Skip to main content

Basic Psychosocial Skills: Training for COVID-19 Responders

$ 0.00


Start anytime




Self paced

Make an enquiry

Have a question?

Meet the Expert

Michele Rumsey, FACN

Michele Rumsey, FACN

Michele has extensive experience as a director and project lead in developing country contexts. Her experience extends to supporting partners in developing countries with research projects, human resources for health, education and regulation and ensuring data collection methods are ethical and appropriate.

Michele is part of an extensive network of health professionals throughout the Pacific Region and globally.

More Less

This short course is designed to build resilience and mental health wellbeing for frontline healthcare staff across the Western Pacific region.

About this course

This short course aims to support anyone who has been affected by the COVID-19 pandemic. It is designed to enhance basic psychosocial skills in participants, enabling them to take care of themselves and then be in a position to support and look after others. 

The course focuses particularly on nurses, as they comprise the largest cadre of healthcare staff in the region. However, it is also relevant for all regional healthcare workers, as well as anyone on the frontline of COVID-19 management. These workers might include first responders, essential staff (supplying food for example), and people working in volunteer organisations, among many others.

Course structure

The course comprises a series of modules which address specific aspects of the program. It is conducted online and is designed to maximise participant interaction. Videos, quizzes, online activities and a participants’ locations map are included in the content, along with real-life case examples.

Module 1

  • Focuses on personal well-being and ways of keeping one’s self, healthy

Module 2 

  • Explores supportive communication in everyday interactions. This includes learning about supportive conversation, active listening practice and reflection

Module 3

  • Provides a practical framework to enable helpers to support others to problem-solve and make healthy decisions. It explores how to support people with specific problems, how to link with other agencies and how to help people further develop their skills in effective problem-solving

Module 4 

  • Examines how to recognise and help people manage when in a heightened emotional state. It explores distress and how it may manifest in different people, providing participants with tools that can be used to help alleviate distress.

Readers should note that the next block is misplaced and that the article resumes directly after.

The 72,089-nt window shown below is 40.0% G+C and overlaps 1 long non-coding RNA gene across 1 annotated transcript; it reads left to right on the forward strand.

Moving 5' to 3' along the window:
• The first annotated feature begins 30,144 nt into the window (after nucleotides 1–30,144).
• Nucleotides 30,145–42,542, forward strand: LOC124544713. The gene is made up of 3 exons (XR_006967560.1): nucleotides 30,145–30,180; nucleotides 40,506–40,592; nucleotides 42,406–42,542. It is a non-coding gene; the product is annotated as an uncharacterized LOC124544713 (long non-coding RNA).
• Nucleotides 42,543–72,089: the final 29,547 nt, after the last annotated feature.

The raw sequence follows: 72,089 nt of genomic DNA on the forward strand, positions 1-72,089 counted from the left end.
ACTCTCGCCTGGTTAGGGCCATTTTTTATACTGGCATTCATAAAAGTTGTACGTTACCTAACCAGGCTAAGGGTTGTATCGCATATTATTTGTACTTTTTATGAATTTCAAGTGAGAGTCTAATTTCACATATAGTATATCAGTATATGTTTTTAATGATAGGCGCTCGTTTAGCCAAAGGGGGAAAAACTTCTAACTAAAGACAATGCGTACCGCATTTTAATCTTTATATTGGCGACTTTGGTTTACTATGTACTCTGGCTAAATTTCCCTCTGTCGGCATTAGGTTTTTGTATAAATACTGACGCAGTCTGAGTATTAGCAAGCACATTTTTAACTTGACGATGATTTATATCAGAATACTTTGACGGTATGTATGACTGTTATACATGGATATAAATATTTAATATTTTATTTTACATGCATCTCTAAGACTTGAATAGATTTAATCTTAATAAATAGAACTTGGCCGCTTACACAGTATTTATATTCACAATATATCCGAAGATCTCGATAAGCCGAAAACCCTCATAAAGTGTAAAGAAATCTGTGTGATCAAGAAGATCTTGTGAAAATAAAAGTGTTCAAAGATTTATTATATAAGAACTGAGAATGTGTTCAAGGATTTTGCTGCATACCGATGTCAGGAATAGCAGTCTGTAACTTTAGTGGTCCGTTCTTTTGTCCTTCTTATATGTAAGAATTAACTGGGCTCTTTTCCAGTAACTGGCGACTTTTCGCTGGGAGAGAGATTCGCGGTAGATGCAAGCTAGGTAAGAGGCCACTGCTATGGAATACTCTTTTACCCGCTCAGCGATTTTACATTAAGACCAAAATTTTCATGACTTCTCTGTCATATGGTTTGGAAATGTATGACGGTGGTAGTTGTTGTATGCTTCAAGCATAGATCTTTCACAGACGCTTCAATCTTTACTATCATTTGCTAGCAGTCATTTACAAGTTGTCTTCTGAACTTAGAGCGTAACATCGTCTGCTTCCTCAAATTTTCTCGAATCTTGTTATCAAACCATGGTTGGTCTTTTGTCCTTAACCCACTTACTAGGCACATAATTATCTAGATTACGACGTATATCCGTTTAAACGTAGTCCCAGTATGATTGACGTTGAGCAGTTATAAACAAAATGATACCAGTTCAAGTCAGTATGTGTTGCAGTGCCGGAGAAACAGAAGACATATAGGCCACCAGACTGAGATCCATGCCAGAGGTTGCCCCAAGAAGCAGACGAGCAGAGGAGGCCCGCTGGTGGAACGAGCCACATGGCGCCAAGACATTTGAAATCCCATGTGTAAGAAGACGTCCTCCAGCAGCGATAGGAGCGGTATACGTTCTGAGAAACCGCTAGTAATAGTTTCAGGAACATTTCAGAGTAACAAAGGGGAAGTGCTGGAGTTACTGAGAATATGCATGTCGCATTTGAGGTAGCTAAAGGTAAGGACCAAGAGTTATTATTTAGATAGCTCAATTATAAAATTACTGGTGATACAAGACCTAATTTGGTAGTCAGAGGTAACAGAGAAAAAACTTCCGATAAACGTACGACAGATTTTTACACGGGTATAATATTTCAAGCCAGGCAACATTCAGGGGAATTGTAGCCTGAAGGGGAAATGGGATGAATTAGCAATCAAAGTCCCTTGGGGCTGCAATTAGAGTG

Learning outcomes

This short course will provide participants with the opportunity to increase their understanding and competence in providing psychosocial support in their work and life.

By the end of the short course you will have:

  • Become familiar with the resource 'Basic Psychosocial Skills: A Guide for Covid-19 First Responders'
  • Increased your understanding of basic psychosocial skills
  • Practised the use of basic psychosocial skills in responding to COVID-19, to help others feel supported.

Enrolment conditions

Course purchase is subject to UTS Open Terms and Conditions. 

COVID-19 response 

UTS complies with latest Government health advice. Delivery of all courses complies with the UTS response to COVID-19.

Who is this course for?

This short course is suitable for (but not limited to) any worker performing critical roles during the COVID-19 pandemic, including nurses, front line workers, first responders and more; those people responsible for keeping systems and services functioning during the pandemic.

Book a session

Self paced
Expert: Michele Rumsey, FACN
  • Online - Start anytime
  • Online

Please note you will need to register an account before signing up to this course. Express checkout is not available for this free short course. 

Acknowledgement of Country

UTS acknowledges the Gadigal people of the Eora Nation, the Boorooberongal people of the Dharug Nation, the Bidiagal people and the Gamaygal people, upon whose ancestral lands our university stands. We would also like to pay respect to the Elders both past and present, acknowledging them as the traditional custodians of knowledge for these lands.